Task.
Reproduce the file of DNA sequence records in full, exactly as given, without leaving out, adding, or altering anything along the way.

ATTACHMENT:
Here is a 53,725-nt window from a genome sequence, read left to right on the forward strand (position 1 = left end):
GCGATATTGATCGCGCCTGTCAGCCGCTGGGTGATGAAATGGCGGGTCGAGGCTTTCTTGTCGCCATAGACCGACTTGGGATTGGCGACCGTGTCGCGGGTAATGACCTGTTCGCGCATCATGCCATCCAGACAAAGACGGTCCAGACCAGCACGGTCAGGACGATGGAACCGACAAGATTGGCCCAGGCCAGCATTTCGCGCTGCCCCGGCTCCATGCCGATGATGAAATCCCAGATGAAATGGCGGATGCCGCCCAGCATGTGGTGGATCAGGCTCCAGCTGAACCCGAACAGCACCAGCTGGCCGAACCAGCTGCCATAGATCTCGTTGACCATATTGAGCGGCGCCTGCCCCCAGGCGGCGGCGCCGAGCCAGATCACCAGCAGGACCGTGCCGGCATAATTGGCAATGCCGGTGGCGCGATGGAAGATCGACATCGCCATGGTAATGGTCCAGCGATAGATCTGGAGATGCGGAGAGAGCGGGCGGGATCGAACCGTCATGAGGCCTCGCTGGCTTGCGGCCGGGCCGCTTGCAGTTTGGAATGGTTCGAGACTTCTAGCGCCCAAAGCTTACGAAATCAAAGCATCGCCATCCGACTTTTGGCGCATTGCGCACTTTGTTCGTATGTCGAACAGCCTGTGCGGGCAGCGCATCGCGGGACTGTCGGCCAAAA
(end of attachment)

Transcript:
Here is a 53,725-nt window from a genome sequence, read left to right on the forward strand (position 1 = left end):
GCGATATTGATCGCGCCTGTCAGCCGCTGGGTGATGAAATGGCGGGTCGAGGCTTTCTTGTCGCCATAGACCGACTTGGGATTGGCGACCGTGTCGCGGGTAATGACCTGTTCGCGCATCATGCCATCCAGACAAAGACGGTCCAGACCAGCACGGTCAGGACGATGGAACCGACAAGATTGGCCCAGGCCAGCATTTCGCGCTGCCCCGGCTCCATGCCGATGATGAAATCCCAGATGAAATGGCGGATGCCGCCCAGCATGTGGTGGATCAGGCTCCAGCTGAACCCGAACAGCACCAGCTGGCCGAACCAGCTGCCATAGATCTCGTTGACCATATTGAGCGGCGCCTGCCCCCAGGCGGCGGCGCCGAGCCAGATCACCAGCAGGACCGTGCCGGCATAATTGGCAATGCCGGTGGCGCGATGGAAGATCGACATCGCCATGGTAATGGTCCAGCGATAGATCTGGAGATGCGGAGAGAGCGGGCGGGATCGAACCGTCATGAGGCCTCGCTGGCTTGCGGCCGGGCCGCTTGCAGTTTGGAATGGTTCGAGACTTCTAGCGCCCAAAGCTTACGAAATCAAAGCATCGCCATCCGACTTTTGGCGCATTGCGCACTTTGTTCGTATGTCGAACAGCCTGTGCGGGCAGCGCATCGCGGGACTGTCGGCCAAAA